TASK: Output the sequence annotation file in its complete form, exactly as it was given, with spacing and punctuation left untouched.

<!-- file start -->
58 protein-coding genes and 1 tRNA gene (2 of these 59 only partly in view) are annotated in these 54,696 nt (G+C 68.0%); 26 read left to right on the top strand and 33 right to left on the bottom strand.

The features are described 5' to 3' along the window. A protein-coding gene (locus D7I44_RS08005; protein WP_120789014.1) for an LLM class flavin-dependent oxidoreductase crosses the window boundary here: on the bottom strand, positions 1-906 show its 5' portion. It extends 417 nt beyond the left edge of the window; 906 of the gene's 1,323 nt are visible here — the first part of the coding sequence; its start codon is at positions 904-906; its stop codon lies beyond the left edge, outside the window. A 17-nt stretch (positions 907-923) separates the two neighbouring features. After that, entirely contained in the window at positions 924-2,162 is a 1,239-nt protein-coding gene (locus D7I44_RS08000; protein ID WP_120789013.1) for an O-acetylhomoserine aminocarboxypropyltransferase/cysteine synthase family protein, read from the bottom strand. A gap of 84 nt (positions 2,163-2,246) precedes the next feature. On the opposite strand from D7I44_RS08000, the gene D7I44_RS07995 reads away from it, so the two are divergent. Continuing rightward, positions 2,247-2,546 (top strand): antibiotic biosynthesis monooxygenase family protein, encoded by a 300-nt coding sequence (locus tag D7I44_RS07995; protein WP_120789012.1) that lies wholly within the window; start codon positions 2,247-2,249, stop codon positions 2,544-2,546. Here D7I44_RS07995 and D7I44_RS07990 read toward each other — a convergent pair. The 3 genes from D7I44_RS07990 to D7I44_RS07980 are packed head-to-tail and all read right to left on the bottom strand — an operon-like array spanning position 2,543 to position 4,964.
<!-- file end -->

58 protein-coding genes and 1 tRNA gene (2 of these 59 only partly in view) are annotated in these 54,696 nt (G+C 68.0%); 26 read left to right on the top strand and 33 right to left on the bottom strand.

The features are described 5' to 3' along the window. A protein-coding gene (locus D7I44_RS08005; protein WP_120789014.1) for an LLM class flavin-dependent oxidoreductase crosses the window boundary here: on the bottom strand, positions 1-906 show its 5' portion. It extends 417 nt beyond the left edge of the window; 906 of the gene's 1,323 nt are visible here — the first part of the coding sequence; its start codon is at positions 904-906; its stop codon lies beyond the left edge, outside the window. A 17-nt stretch (positions 907-923) separates the two neighbouring features. After that, entirely contained in the window at positions 924-2,162 is a 1,239-nt protein-coding gene (locus D7I44_RS08000; protein ID WP_120789013.1) for an O-acetylhomoserine aminocarboxypropyltransferase/cysteine synthase family protein, read from the bottom strand. A gap of 84 nt (positions 2,163-2,246) precedes the next feature. On the opposite strand from D7I44_RS08000, the gene D7I44_RS07995 reads away from it, so the two are divergent. Continuing rightward, positions 2,247-2,546 (top strand): antibiotic biosynthesis monooxygenase family protein, encoded by a 300-nt coding sequence (locus tag D7I44_RS07995; protein WP_120789012.1) that lies wholly within the window; start codon positions 2,247-2,249, stop codon positions 2,544-2,546. Here D7I44_RS07995 and D7I44_RS07990 read toward each other — a convergent pair. The 3 genes from D7I44_RS07990 to D7I44_RS07980 are packed head-to-tail and all read right to left on the bottom strand — an operon-like array spanning position 2,543 to position 4,964.